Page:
Dolenz, with a broad smile spread across his face, entered the stage to tremendous cheers from the crowd. There was no doubt that Dolenz, still appreciates the opportunity to continue performing and entertaining. Dolenz’ band, includes Wayne Avers, lead guitarist and musical director,  Alex Jules, keyboards, John Billings, bass, Rich Dart, drums, Gemma  “Coco” Dolenz, background and lead vocals and newest member, Emeen Zarookian, guitar.  The evening opened with The Monkees’ Billboard Hot 100 hit song “Last Train to Clarksville,” from the band’s 1966 self-title debut album. The infectious spirit of the song immediately heightened the excitement and energy of the crowd and had audience members singing and grooving in their seats.  Additional songs from the debut album included “Take a Giant Step” and “Papa Gene’s Blues,” before moving to 1967’s hit single “A Little Bit Me, A Little Bit You” and its B-side “The Girl I Knew Somewhere.” The Monkees’ third album, Headquarters, was a quintessential turning point for the band, as it was the first album on which the group members made significant songwriting and instrumental contributions. The importance of this album was reflected on this evening as Dolenz and his band played the 14-song album front start to finish, including “You Told Me,” “Band 6,” ”You Just May Be the One,” “Sunny Girlfriend,” “Zilch,” and “No Time.” While many of these songs may not be well-known to casual listeners of The Monkees’ music, this audience was filled with devoted fans, many of whom knew each and every song.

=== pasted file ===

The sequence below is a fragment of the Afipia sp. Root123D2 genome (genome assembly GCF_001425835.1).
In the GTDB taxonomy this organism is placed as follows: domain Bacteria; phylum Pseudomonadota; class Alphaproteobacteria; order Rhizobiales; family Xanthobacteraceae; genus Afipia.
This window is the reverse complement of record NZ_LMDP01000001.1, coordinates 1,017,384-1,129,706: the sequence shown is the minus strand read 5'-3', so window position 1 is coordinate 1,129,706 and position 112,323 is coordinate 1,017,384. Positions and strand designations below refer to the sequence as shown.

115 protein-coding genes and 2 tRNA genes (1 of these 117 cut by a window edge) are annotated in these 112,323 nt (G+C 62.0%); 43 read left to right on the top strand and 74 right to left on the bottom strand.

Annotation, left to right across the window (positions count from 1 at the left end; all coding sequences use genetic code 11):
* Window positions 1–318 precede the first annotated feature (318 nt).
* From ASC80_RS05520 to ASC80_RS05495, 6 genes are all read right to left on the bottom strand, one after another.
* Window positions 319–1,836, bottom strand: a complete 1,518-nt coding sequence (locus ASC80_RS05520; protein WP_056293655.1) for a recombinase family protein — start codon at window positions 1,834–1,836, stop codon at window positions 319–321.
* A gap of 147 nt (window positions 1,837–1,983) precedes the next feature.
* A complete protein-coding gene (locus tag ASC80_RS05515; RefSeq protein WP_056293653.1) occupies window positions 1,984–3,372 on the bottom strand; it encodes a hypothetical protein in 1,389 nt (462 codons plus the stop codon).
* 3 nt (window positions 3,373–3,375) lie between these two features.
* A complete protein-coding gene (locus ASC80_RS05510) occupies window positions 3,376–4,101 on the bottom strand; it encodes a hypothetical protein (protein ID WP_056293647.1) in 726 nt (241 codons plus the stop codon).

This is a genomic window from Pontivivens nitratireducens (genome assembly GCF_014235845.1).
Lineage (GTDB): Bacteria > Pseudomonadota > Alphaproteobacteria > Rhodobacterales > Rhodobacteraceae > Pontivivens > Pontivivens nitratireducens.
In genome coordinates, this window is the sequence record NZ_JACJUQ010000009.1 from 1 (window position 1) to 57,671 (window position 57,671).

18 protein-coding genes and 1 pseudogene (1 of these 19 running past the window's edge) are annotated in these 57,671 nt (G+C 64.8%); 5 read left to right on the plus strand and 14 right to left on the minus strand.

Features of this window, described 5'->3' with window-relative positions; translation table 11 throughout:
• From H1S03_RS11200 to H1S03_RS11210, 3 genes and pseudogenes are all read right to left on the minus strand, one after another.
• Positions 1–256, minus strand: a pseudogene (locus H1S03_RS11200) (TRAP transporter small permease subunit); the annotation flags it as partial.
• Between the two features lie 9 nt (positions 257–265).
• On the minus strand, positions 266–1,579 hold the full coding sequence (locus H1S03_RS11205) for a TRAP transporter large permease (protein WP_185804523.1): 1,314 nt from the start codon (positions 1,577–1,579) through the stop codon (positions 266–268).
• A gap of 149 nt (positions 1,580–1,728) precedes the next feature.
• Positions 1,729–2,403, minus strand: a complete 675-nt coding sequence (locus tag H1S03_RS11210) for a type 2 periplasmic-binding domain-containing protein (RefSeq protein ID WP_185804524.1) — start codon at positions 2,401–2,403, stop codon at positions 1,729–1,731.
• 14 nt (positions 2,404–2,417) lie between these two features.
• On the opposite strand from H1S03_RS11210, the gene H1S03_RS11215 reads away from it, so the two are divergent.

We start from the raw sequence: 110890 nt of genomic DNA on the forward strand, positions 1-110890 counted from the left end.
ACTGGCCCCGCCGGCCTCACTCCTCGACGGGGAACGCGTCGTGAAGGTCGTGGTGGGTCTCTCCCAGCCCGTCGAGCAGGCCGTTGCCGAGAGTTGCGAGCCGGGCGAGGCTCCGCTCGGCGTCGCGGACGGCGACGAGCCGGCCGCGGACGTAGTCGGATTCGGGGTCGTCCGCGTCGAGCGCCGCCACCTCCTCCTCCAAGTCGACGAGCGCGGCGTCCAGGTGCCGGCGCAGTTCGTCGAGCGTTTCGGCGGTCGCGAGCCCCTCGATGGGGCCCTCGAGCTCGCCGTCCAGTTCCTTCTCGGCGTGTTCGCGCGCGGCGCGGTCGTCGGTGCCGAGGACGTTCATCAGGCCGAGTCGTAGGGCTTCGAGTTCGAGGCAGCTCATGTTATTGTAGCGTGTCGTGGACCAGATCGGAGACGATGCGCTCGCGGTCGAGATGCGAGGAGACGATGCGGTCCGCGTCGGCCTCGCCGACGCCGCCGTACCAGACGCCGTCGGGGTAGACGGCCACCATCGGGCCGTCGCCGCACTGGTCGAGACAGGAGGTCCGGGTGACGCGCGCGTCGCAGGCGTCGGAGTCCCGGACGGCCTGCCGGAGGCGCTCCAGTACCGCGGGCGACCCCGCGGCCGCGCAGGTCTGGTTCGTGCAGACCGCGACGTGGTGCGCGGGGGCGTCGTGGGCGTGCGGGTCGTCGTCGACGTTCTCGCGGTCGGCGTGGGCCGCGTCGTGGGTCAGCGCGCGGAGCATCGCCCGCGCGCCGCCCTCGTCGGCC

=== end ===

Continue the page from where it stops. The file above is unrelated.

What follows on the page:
As Dolenz sang he played the tambourine and maracas and moved about the stage to sing alongside fellow bandmates, including Zarookian and sister Coco.  As if the music wasn’t enough to keep the crowd thoroughly engaged, the incredibly nostalgic, ceiling-high photos of The Monkees, projected on the stage backdrop, were heart-grabbing. Between numbers Dolenz shared stories about the beginnings of The Monkees, tales about each bandmate and sentimental antidotes about these dear friendships.  After Dolenz spoke about each bandmate the stage faded to black and touching videos paid homage to each wonderful member of this incredibly unique band. 

While the band had already played for close to an hour and a half, they returned from intermission with as much energy as if it was the start of the evening. The second set opened with “Porpoise Song,” the theme from the band’s movie “Head,” before transitioning into the sweet, breezy “Pleasant Valley Sunday.” The entire audience sang along with abandonment during the joyful “Daydream Believer,” a song that’s bound to elicit a smile and nostalgic feelings from its first distinctive piano notes. The evening’s final number, the upbeat, energetic, Neil Diamond penned “I’m a Believer” had the Bergen PAC crowd on their feet, hands in the air, singing with gusto. 

There are people who question whether a performer can or should continue without their former bandmates. Can they do the music justice? Will it feel authentic? While I can’t answer that for every band in every situation, I can honestly say Micky Dolenz and his bandmates did an incredible job keeping the music of The Monkees alive, while paying tribute to the memories of Davy Jones, Peter Tork and Mike Nesmith. Definitely a unique band and four wonderfully talented individuals worth celebrating!